JACKSON — Mississippi’s Republican-led Senate will try to revive a proposal to let mothers keep Medicaid coverage for a year after giving birth, Lt. Gov. Delbert Hosemann said Monday.
The state allows two months of postpartum coverage. Advocates for low-income women say longer coverage by the government health insurance program could reduce Mississippi’s high rate of maternal mortality.
“This is not Medicaid expansion,” Hosemann said during a news conference Monday. “This is a good-faith effort to keep our babies healthy and our mothers healthy.”
Senate Bill 2033 passed the Republican-controlled Senate 46-5 on Feb. 2. The bill passed the House Medicaid Committee March 1 but died Wednesday when House Speaker Philip Gunn and House Medicaid Committee Chairman Joey Hood chose not to bring it up for a vote before a deadline.
The Rev. Ronnie Crudup Sr., senior pastor of New Horizon Church in Jackson and bishop of the Mid-South Region of the Fellowship of International Churches, said the federal government would cover most of the cost of extending Medicaid coverage after birth.
“If we love our mothers and their children, then we must pass this bill,” Crudup said Monday at the Jackson Medical Mall. He appeared with others supporting the extended coverage.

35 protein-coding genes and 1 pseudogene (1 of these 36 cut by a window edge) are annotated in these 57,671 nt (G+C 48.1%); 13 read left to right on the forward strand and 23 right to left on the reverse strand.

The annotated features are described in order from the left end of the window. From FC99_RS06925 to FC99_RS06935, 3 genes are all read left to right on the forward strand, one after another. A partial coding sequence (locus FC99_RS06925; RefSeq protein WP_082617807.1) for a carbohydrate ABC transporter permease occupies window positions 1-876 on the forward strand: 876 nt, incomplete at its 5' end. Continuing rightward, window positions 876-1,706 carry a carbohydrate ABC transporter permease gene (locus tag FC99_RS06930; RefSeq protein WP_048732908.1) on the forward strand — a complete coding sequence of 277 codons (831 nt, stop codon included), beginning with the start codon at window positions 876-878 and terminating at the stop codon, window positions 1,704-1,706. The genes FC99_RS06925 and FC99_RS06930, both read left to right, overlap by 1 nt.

Gunn told The Associated Press last week that he did not want anything that would appear to be a broader expansion of Medicaid. Mississippi is one of a dozen states that have not expanded Medicaid to working people whose jobs do not provide health insurance. The expansion is an option under the federal health overhaul signed into law by then-President Barack Obama in 2010.
Gunn said he is aware Mississippi has a high maternal mortality rate, but he had not seen data showing that extending postpartum coverage would save money. Asked whether it could save lives, Gunn said Wednesday: “That has not been a part of the discussions that I’ve heard.”
About 60 percent of births in Mississippi in 2020 were financed by Medicaid, according to Kaiser Family Foundation, a nonprofit organization that tracks health statistics. Only Louisiana had a higher rate, at 61 percent.
The Mississippi State Department of Health issued a report in April 2019 about maternal mortality in the state from 2013 to 2016. A committee of physicians, nurses and others examined deaths that occurred during pregnancy or up to one year of the end of pregnancy.
The report said for those years, Mississippi had 33.2 deaths per 100,000 live births, which was 1.9 times higher than the U.S. ratio of 17.3 deaths per 100,000 live births.
The report also found the Black women had 51.9 deaths per 100,000 live births. The numbers for white women were 18.9 deaths per 100,000 live births.
It found cardiovascular conditions and hypertensive disorders of pregnancy were the two most common causes of pregnancy-related death in Mississippi. About 11 percent of all maternal deaths were from suicides and overdoses, and 86 percent of pregnancy-related deaths occurred after birth, including 37 percent after six weeks.
“Given the number of postpartum deaths, extend Medicaid eligibility for the postpartum period from 60 days to one year after delivery,” the report recommended.